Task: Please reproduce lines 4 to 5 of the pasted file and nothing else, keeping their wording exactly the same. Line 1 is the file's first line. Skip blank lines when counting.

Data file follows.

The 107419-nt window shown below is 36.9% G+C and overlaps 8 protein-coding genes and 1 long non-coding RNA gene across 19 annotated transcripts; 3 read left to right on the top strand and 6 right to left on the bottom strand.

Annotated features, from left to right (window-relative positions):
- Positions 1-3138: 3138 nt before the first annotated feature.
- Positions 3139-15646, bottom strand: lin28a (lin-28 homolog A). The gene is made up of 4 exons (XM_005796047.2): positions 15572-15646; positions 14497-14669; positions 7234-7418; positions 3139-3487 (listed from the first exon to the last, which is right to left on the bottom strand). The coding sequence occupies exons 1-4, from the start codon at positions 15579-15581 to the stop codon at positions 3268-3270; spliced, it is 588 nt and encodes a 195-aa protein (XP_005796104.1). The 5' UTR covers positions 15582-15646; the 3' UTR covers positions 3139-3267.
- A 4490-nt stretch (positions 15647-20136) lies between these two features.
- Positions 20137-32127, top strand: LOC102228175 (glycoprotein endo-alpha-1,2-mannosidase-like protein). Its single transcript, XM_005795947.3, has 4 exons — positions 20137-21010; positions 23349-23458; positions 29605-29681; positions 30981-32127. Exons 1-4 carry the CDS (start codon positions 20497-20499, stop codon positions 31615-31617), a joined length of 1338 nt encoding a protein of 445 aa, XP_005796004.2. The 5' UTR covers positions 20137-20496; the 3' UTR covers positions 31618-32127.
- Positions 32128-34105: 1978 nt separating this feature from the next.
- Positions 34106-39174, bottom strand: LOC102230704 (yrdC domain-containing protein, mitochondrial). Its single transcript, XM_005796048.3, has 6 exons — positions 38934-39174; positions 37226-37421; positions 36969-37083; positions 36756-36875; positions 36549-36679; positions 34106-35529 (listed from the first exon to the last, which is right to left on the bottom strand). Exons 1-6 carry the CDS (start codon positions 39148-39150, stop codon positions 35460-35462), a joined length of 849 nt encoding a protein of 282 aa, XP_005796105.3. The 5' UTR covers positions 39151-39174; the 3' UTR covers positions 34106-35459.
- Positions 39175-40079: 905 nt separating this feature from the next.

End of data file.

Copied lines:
- Positions 3139-15646, bottom strand: lin28a (lin-28 homolog A). The gene is made up of 4 exons (XM_005796047.2): positions 15572-15646; positions 14497-14669; positions 7234-7418; positions 3139-3487 (listed from the first exon to the last, which is right to left on the bottom strand). The coding sequence occupies exons 1-4, from the start codon at positions 15579-15581 to the stop codon at positions 3268-3270; spliced, it is 588 nt and encodes a 195-aa protein (XP_005796104.1). The 5' UTR covers positions 15582-15646; the 3' UTR covers positions 3139-3267.
- A 4490-nt stretch (positions 15647-20136) lies between these two features.